Shortly after that press conference, Nobu flew to Brazil to work on a film on location. The next time I heard of Nobu was a phone call notifying me of her passing in Brazil.

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The other immeasurable loss is Fred Okrand. He was an attorney and an extraordinary fighter for justice who also had a unique Star Trek connection. His son, Marc, is the creator of the Klingon language.

I didn't meet Fred Okrand personally until Marc and I became friends during the filming of Star Trek III, The Search for Spock. But I knew of Fred Okrand since childhood. My father had talked of the attorneys who stood against the wind and challenged the internment of Japanese Americans during World War II. Fred was one of the few. He had been a principled, courageous, and lonely voice during that time of war hysteria. A lifelong advocate of civil liberties, he later became the Legal Director of the American Civil Liberties Union. Honored frequently for his work, Fred is the holder of the Justice Award of the Japanese American Citizens League and was named Lawyer of the Year by the Constitutional Rights Foundation. The ACLU also presented him with the Lifetime Achievement Award.

Through Marc I got to know Fred, not only as an iconic fighter for justice, but as a whimsically rugged individualist as well. His most striking idiosyncrasy was in his clothes. He wore checkered trousers with wildly contrasting sport shirts or pale pastel pants with colorful Hawaiian shirts. He was clad in his office as if he were on a golf course. And he literally whistled while he worked. With his round, smiling eyes beaming out from behind large, round spectacles, Fred exuded an irresistibly elfin charm. Facially, Marc is the youthful spitting image of his father, but in attire, Marc is much more restrained. In contrast to his father, Marc is downright drab. When at work, however, Fred was a single-minded workaholic. He preached, practiced, and wore on his body the freedom guaranteed in the First Amendment of the Constitution.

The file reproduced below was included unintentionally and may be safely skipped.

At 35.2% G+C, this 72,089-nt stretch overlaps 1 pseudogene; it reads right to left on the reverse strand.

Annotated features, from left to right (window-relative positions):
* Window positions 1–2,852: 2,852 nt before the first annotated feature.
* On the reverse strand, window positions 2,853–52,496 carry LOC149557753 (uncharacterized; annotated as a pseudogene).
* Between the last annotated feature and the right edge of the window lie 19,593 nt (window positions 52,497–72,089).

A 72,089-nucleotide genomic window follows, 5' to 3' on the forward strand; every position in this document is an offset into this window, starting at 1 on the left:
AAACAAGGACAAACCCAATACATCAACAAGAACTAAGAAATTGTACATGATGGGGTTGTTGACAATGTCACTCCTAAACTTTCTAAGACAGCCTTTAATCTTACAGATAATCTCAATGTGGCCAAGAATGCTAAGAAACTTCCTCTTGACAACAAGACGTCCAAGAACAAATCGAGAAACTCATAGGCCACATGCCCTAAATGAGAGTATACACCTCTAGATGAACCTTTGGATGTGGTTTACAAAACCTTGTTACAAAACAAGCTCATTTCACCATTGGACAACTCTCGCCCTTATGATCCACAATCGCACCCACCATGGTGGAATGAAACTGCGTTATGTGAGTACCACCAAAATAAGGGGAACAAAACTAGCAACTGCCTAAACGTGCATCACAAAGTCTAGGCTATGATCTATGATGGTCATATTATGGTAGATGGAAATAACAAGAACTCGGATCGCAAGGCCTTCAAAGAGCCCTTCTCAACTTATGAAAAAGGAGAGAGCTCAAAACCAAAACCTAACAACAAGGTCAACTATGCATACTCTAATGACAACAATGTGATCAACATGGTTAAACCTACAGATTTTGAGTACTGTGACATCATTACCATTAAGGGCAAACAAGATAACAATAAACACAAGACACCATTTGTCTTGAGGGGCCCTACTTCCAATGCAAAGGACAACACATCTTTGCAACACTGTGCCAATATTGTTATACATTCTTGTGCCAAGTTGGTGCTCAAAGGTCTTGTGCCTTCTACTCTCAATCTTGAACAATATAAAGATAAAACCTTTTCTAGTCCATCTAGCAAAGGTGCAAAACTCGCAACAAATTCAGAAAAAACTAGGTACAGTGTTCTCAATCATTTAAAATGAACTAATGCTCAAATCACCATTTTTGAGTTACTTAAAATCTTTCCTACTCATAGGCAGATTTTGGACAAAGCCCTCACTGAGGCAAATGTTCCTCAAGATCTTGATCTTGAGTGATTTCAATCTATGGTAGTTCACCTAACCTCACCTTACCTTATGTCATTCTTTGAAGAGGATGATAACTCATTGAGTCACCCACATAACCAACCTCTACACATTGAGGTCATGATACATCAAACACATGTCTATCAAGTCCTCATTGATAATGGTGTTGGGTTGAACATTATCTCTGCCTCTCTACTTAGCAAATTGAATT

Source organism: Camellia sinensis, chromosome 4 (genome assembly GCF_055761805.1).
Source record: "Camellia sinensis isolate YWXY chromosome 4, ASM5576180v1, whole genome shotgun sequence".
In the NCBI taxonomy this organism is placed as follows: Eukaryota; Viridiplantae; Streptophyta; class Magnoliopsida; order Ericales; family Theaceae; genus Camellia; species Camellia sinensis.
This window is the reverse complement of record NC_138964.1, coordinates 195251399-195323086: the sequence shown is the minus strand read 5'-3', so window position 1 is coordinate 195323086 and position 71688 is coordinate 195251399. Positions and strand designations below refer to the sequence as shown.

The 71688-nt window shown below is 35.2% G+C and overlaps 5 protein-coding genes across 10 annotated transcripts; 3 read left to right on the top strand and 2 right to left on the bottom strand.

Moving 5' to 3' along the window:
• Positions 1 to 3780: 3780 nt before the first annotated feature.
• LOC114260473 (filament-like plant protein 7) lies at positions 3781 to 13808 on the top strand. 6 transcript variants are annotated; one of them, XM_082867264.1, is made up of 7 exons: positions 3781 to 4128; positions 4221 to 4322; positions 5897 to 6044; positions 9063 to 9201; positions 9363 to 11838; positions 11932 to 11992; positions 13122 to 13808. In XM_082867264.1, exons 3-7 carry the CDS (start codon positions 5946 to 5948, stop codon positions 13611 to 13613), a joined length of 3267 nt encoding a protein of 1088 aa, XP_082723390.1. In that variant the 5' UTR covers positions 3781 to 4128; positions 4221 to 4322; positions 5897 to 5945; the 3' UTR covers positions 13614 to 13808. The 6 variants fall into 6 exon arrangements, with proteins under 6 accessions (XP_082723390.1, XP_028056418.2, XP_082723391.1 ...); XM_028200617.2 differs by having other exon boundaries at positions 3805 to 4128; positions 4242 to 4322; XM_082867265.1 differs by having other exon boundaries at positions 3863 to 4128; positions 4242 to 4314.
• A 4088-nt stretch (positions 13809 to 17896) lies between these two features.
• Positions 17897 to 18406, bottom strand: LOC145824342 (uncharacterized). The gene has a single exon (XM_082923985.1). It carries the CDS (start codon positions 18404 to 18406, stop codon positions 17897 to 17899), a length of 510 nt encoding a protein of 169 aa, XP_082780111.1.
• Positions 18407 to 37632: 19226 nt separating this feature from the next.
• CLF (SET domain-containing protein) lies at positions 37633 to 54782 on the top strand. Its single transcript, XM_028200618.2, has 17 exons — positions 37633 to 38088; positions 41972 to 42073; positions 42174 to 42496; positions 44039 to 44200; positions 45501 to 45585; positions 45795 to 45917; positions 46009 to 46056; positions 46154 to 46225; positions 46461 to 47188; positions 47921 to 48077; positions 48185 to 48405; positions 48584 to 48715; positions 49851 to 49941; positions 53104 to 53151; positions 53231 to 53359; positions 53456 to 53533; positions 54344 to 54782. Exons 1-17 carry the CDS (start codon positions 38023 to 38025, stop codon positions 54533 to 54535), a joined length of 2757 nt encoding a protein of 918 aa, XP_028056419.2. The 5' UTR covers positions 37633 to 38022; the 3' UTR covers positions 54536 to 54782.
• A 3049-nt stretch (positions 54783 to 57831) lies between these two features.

Throughout his illness, Fred never stopped working. At the time of his passing, he was co-counsel on another extraordinary class action lawsuit that went back to the unfinished business of World War II internment camps. Mochizuki versus U.S. is on behalf of over two thousand Japanese Latin Americans who were uprooted from their homes in Latin America and forcibly brought to and imprisoned in American internment camps during World War II. Japanese Americans had received apologies and redress from the U.S. government in 1988 but Japanese Latin Americans had not been included. Fred was continuing their battle for justice at the time of his death. Most fittingly, his memorial service was held in the stately Aratani Central Hall of the Japanese American National Museum. Fred Okrand's legacy is as strong and as magnificent a pillar of the U.S. Constitution as those elegant white marble columns at the entrance of the United States Supreme Court.

I will miss deeply the two wonderful people who passed away in recent weeks. But their legacies will always be with us to remind us of their magnificent work during the time they shared with us. Two beloved lives well lived, productively lived and importantly lived. May flights of angels sing thee to thy rest.